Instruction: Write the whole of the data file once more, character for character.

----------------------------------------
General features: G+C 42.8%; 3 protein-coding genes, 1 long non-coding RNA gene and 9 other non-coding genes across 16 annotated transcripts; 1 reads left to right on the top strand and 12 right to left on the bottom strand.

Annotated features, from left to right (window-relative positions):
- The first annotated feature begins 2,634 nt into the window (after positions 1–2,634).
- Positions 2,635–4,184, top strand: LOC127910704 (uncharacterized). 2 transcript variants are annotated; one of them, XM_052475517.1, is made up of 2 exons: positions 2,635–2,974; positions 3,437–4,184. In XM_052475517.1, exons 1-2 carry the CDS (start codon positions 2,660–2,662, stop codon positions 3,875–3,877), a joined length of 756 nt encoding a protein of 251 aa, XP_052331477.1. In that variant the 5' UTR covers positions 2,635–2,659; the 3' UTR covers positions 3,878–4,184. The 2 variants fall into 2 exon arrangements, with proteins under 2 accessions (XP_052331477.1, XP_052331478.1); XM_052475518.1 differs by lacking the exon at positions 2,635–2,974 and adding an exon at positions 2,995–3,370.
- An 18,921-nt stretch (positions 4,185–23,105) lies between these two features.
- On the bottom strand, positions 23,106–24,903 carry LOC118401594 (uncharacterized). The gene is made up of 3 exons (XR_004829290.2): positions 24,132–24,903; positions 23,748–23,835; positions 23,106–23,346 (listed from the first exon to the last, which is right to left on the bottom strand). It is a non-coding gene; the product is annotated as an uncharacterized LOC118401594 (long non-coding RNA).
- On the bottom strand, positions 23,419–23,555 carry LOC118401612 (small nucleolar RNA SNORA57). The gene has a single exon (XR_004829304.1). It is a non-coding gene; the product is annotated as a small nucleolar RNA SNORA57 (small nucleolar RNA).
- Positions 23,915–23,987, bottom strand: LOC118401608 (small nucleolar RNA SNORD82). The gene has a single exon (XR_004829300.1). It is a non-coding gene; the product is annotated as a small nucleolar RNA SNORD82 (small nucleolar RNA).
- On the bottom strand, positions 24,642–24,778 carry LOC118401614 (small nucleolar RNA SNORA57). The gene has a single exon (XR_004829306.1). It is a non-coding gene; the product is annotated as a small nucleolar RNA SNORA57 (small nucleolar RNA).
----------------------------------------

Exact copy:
General features: G+C 42.8%; 3 protein-coding genes, 1 long non-coding RNA gene and 9 other non-coding genes across 16 annotated transcripts; 1 reads left to right on the top strand and 12 right to left on the bottom strand.

Annotated features, from left to right (window-relative positions):
- The first annotated feature begins 2,634 nt into the window (after positions 1–2,634).
- Positions 2,635–4,184, top strand: LOC127910704 (uncharacterized). 2 transcript variants are annotated; one of them, XM_052475517.1, is made up of 2 exons: positions 2,635–2,974; positions 3,437–4,184. In XM_052475517.1, exons 1-2 carry the CDS (start codon positions 2,660–2,662, stop codon positions 3,875–3,877), a joined length of 756 nt encoding a protein of 251 aa, XP_052331477.1. In that variant the 5' UTR covers positions 2,635–2,659; the 3' UTR covers positions 3,878–4,184. The 2 variants fall into 2 exon arrangements, with proteins under 2 accessions (XP_052331477.1, XP_052331478.1); XM_052475518.1 differs by lacking the exon at positions 2,635–2,974 and adding an exon at positions 2,995–3,370.
- An 18,921-nt stretch (positions 4,185–23,105) lies between these two features.
- On the bottom strand, positions 23,106–24,903 carry LOC118401594 (uncharacterized). The gene is made up of 3 exons (XR_004829290.2): positions 24,132–24,903; positions 23,748–23,835; positions 23,106–23,346 (listed from the first exon to the last, which is right to left on the bottom strand). It is a non-coding gene; the product is annotated as an uncharacterized LOC118401594 (long non-coding RNA).
- On the bottom strand, positions 23,419–23,555 carry LOC118401612 (small nucleolar RNA SNORA57). The gene has a single exon (XR_004829304.1). It is a non-coding gene; the product is annotated as a small nucleolar RNA SNORA57 (small nucleolar RNA).
- Positions 23,915–23,987, bottom strand: LOC118401608 (small nucleolar RNA SNORD82). The gene has a single exon (XR_004829300.1). It is a non-coding gene; the product is annotated as a small nucleolar RNA SNORD82 (small nucleolar RNA).
- On the bottom strand, positions 24,642–24,778 carry LOC118401614 (small nucleolar RNA SNORA57). The gene has a single exon (XR_004829306.1). It is a non-coding gene; the product is annotated as a small nucleolar RNA SNORA57 (small nucleolar RNA).